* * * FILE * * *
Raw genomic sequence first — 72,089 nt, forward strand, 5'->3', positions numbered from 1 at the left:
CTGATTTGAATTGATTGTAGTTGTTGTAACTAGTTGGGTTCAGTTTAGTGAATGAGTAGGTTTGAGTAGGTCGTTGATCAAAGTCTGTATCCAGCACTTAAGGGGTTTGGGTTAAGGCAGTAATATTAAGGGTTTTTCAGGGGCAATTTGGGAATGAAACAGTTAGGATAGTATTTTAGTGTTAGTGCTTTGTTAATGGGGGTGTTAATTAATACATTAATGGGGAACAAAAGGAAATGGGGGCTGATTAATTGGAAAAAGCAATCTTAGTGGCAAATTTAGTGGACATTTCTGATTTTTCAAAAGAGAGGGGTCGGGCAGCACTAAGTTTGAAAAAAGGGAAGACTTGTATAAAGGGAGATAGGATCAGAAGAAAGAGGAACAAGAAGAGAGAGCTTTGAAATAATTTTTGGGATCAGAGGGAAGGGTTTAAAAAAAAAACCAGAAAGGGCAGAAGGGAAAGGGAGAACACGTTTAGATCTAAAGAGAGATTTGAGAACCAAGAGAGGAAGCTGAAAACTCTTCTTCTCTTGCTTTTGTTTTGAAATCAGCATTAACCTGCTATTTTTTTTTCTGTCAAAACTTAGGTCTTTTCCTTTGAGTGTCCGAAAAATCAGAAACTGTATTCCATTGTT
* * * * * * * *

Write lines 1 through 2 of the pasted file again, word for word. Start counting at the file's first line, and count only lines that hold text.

Raw genomic sequence first — 72,089 nt, forward strand, 5'->3', positions numbered from 1 at the left:
CTGATTTGAATTGATTGTAGTTGTTGTAACTAGTTGGGTTCAGTTTAGTGAATGAGTAGGTTTGAGTAGGTCGTTGATCAAAGTCTGTATCCAGCACTTAAGGGGTTTGGGTTAAGGCAGTAATATTAAGGGTTTTTCAGGGGCAATTTGGGAATGAAACAGTTAGGATAGTATTTTAGTGTTAGTGCTTTGTTAATGGGGGTGTTAATTAATACATTAATGGGGAACAAAAGGAAATGGGGGCTGATTAATTGGAAAAAGCAATCTTAGTGGCAAATTTAGTGGACATTTCTGATTTTTCAAAAGAGAGGGGTCGGGCAGCACTAAGTTTGAAAAAAGGGAAGACTTGTATAAAGGGAGATAGGATCAGAAGAAAGAGGAACAAGAAGAGAGAGCTTTGAAATAATTTTTGGGATCAGAGGGAAGGGTTTAAAAAAAAAACCAGAAAGGGCAGAAGGGAAAGGGAGAACACGTTTAGATCTAAAGAGAGATTTGAGAACCAAGAGAGGAAGCTGAAAACTCTTCTTCTCTTGCTTTTGTTTTGAAATCAGCATTAACCTGCTATTTTTTTTTCTGTCAAAACTTAGGTCTTTTCCTTTGAGTGTCCGAAAAATCAGAAACTGTATTCCATTGTT